In the end, these grievances anchored the widespread discontent that erupted into Pontiac’s War — a war unique in the annals of colonial history in that it represented a revolt by Indians against a European power.

Before running its course, Pontiac’s War claimed several thousand lives and sent shockwaves through the British military and the government in London.

In the midst of the war, the Battle of Bushy Run was fought in the rolling countryside of present-day Penn Township, seven miles northwest of Greensburg.

The British, under the brilliant leadership of a 44-year-old Swiss emigre Col. Henry Bouquet, won a singular victory, literally snatching victory from the jaws of defeat.

A British failure to lance the boil of Indian rebellion at Bushy Run would have had untold consequences. According to Bushy Run historian and educator David Miller, Fort Pitt faced dire times otherwise. As it was, the siege of Fort Pitt was lifted, and Pittsburgh and the surrounding countryside limped into 1764, battered but standing.

Even so, the Battle of Bushy Run from the British perspective hardly was a smashing success. The two-day struggle left 50 men dead, 60 wounded and five missing.

For the Indians, the defeat was significant. Until then the absolute masters of hit-hide-and-run combat, the native tribes tasted defeat for the first time in woodlands fighting. As many as 30 warriors died in the encounter.

The first inkling of Indian discontent emerged along the shores of Lake St. Clair in the spring of 1763, on the heels of the bargain struck in Paris between the British and French ending the French and Indian War.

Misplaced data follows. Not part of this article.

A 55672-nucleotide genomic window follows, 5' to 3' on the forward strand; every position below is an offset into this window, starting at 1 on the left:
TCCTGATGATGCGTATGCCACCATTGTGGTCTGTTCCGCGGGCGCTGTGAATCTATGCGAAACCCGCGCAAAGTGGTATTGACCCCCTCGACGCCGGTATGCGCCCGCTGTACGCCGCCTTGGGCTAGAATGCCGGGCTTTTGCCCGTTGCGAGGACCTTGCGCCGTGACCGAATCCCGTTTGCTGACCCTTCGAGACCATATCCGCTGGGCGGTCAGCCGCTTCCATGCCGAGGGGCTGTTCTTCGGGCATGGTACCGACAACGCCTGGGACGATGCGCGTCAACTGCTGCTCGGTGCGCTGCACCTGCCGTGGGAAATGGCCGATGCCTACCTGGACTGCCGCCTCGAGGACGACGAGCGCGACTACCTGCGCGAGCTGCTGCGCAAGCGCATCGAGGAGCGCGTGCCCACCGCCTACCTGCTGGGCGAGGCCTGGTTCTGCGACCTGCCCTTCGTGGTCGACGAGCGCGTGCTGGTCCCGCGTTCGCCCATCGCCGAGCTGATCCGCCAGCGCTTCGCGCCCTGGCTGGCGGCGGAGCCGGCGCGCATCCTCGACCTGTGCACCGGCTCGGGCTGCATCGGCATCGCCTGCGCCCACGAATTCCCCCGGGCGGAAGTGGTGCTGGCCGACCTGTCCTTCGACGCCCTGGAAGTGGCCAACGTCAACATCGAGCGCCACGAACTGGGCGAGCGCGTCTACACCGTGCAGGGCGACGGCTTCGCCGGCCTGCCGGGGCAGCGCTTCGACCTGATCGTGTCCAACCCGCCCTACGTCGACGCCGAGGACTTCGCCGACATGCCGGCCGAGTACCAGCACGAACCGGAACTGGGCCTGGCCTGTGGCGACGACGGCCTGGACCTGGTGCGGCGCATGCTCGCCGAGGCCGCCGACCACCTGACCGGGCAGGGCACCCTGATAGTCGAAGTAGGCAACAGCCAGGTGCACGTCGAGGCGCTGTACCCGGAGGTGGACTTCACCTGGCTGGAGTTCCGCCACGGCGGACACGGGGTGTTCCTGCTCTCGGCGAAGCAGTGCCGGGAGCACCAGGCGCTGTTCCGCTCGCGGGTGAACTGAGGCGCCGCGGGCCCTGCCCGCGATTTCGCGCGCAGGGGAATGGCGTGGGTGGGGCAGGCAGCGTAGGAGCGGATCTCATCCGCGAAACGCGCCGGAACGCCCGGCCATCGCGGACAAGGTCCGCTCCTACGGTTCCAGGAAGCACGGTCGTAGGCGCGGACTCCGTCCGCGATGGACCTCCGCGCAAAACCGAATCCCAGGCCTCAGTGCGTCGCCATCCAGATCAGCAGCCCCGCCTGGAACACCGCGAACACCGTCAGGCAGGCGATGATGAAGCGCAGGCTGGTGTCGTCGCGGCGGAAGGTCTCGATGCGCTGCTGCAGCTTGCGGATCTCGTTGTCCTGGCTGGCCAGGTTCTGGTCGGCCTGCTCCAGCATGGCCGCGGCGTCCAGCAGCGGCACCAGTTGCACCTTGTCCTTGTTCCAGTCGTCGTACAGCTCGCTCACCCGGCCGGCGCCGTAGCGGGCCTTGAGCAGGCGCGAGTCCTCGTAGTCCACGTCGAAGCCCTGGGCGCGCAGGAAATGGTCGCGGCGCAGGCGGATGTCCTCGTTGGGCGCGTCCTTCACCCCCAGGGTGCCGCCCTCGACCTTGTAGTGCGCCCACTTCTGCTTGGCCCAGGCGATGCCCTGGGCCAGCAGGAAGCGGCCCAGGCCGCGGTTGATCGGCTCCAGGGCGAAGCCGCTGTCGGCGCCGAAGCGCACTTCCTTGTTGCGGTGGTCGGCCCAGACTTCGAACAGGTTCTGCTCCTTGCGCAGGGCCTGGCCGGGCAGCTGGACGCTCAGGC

David Dixon, a professor at Slipper Rock University who has written a definitive account of Pontiac’s War, notes that native tribes were “shocked” to learn of the peace treaty, which ceded French control of Canada and of lands south of the Great Lakes.

“Pontiac reasoned,” according to Dixon, “that if the Indians did not immediately strike back against the Redcoats, they would soon become too powerful to overwhelm. He also concluded that a war against the British might persuade the French to reconsider and join their Indian allies once again.”

Even without French participation, Pontiac was determined to push ahead. He called on warriors to “take up the hatchet” and “drive off those dogs clothed in red.”

His message, aimed initially at Fort Detroit, resounded through a large swath of territory. In the weeks that followed Pontiac’s move against the fort, Indian “messengers raced from village to village … carrying the news that war had begun at Detroit.”

“As if by prearrangement, other Indian groups took up the hatchet against remote, thinly manned British outposts,” writes Fred Anderson in “Crucible of War,” his chronicle of colonial-era warfare.

Forts Venango, LeBoeuf and Presque Isle in present-day northwest Pennsylvania fell in a matter of days in June 1763. In one terrible week, the lines of communication and supply between Fort Pitt and the Great Lakes were severed, leaving the British at the Forks of the Ohio exceedingly vulnerable. Subsequent raids on the eastern forts of Ligonier and Bedford exacerbated Fort Pitt’s isolation.